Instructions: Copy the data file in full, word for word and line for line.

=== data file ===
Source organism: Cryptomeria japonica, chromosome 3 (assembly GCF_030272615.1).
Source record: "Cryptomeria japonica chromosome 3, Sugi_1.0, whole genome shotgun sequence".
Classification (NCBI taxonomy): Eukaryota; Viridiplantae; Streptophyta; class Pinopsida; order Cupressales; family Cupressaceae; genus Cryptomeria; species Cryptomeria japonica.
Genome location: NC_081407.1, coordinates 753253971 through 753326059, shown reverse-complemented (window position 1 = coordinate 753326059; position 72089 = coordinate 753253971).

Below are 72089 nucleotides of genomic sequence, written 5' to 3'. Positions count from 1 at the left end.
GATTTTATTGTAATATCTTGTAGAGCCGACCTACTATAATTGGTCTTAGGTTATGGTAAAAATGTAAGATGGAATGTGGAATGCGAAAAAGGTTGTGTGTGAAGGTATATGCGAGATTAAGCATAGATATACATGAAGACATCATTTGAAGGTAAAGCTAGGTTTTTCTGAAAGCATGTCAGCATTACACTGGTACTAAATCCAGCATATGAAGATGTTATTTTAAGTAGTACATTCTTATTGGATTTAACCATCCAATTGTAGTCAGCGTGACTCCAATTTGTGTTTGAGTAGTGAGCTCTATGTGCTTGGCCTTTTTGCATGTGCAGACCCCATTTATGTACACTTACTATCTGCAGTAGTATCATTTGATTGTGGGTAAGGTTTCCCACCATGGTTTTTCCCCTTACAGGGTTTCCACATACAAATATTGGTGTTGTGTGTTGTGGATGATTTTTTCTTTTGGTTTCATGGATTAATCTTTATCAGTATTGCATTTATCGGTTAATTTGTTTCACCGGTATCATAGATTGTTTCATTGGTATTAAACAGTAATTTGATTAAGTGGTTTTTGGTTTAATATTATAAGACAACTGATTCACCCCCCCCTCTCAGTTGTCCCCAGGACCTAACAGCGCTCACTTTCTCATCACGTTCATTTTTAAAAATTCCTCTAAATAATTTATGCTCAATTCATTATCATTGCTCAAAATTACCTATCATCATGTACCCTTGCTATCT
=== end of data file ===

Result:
Source organism: Cryptomeria japonica, chromosome 3 (assembly GCF_030272615.1).
Source record: "Cryptomeria japonica chromosome 3, Sugi_1.0, whole genome shotgun sequence".
Classification (NCBI taxonomy): Eukaryota; Viridiplantae; Streptophyta; class Pinopsida; order Cupressales; family Cupressaceae; genus Cryptomeria; species Cryptomeria japonica.
Genome location: NC_081407.1, coordinates 753253971 through 753326059, shown reverse-complemented (window position 1 = coordinate 753326059; position 72089 = coordinate 753253971).

Below are 72089 nucleotides of genomic sequence, written 5' to 3'. Positions count from 1 at the left end.
GATTTTATTGTAATATCTTGTAGAGCCGACCTACTATAATTGGTCTTAGGTTATGGTAAAAATGTAAGATGGAATGTGGAATGCGAAAAAGGTTGTGTGTGAAGGTATATGCGAGATTAAGCATAGATATACATGAAGACATCATTTGAAGGTAAAGCTAGGTTTTTCTGAAAGCATGTCAGCATTACACTGGTACTAAATCCAGCATATGAAGATGTTATTTTAAGTAGTACATTCTTATTGGATTTAACCATCCAATTGTAGTCAGCGTGACTCCAATTTGTGTTTGAGTAGTGAGCTCTATGTGCTTGGCCTTTTTGCATGTGCAGACCCCATTTATGTACACTTACTATCTGCAGTAGTATCATTTGATTGTGGGTAAGGTTTCCCACCATGGTTTTTCCCCTTACAGGGTTTCCACATACAAATATTGGTGTTGTGTGTTGTGGATGATTTTTTCTTTTGGTTTCATGGATTAATCTTTATCAGTATTGCATTTATCGGTTAATTTGTTTCACCGGTATCATAGATTGTTTCATTGGTATTAAACAGTAATTTGATTAAGTGGTTTTTGGTTTAATATTATAAGACAACTGATTCACCCCCCCCTCTCAGTTGTCCCCAGGACCTAACAGCGCTCACTTTCTCATCACGTTCATTTTTAAAAATTCCTCTAAATAATTTATGCTCAATTCATTATCATTGCTCAAAATTACCTATCATCATGTACCCTTGCTATCT